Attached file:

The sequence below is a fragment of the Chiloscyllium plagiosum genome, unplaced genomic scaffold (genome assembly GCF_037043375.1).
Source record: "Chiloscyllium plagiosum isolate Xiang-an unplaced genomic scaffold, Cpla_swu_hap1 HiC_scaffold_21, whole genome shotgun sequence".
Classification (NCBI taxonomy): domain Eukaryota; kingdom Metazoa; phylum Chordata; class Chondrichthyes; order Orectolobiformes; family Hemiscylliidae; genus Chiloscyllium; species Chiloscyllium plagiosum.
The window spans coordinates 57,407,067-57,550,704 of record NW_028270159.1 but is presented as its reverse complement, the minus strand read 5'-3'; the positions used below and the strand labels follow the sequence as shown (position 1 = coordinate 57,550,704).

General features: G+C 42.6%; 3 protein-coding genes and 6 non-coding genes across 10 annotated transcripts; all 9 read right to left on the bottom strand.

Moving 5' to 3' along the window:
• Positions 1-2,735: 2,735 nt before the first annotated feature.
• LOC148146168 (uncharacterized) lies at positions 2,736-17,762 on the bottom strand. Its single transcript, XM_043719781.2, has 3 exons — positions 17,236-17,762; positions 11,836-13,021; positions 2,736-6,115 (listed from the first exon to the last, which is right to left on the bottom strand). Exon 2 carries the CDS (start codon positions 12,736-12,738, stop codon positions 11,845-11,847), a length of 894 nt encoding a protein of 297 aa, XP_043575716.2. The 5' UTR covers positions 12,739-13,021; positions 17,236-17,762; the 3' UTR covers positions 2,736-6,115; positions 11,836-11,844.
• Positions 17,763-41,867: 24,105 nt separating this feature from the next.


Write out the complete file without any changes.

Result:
The sequence below is a fragment of the Chiloscyllium plagiosum genome, unplaced genomic scaffold (genome assembly GCF_037043375.1).
Source record: "Chiloscyllium plagiosum isolate Xiang-an unplaced genomic scaffold, Cpla_swu_hap1 HiC_scaffold_21, whole genome shotgun sequence".
Classification (NCBI taxonomy): domain Eukaryota; kingdom Metazoa; phylum Chordata; class Chondrichthyes; order Orectolobiformes; family Hemiscylliidae; genus Chiloscyllium; species Chiloscyllium plagiosum.
The window spans coordinates 57,407,067-57,550,704 of record NW_028270159.1 but is presented as its reverse complement, the minus strand read 5'-3'; the positions used below and the strand labels follow the sequence as shown (position 1 = coordinate 57,550,704).

General features: G+C 42.6%; 3 protein-coding genes and 6 non-coding genes across 10 annotated transcripts; all 9 read right to left on the bottom strand.

Moving 5' to 3' along the window:
• Positions 1-2,735: 2,735 nt before the first annotated feature.
• LOC148146168 (uncharacterized) lies at positions 2,736-17,762 on the bottom strand. Its single transcript, XM_043719781.2, has 3 exons — positions 17,236-17,762; positions 11,836-13,021; positions 2,736-6,115 (listed from the first exon to the last, which is right to left on the bottom strand). Exon 2 carries the CDS (start codon positions 12,736-12,738, stop codon positions 11,845-11,847), a length of 894 nt encoding a protein of 297 aa, XP_043575716.2. The 5' UTR covers positions 12,739-13,021; positions 17,236-17,762; the 3' UTR covers positions 2,736-6,115; positions 11,836-11,844.
• Positions 17,763-41,867: 24,105 nt separating this feature from the next.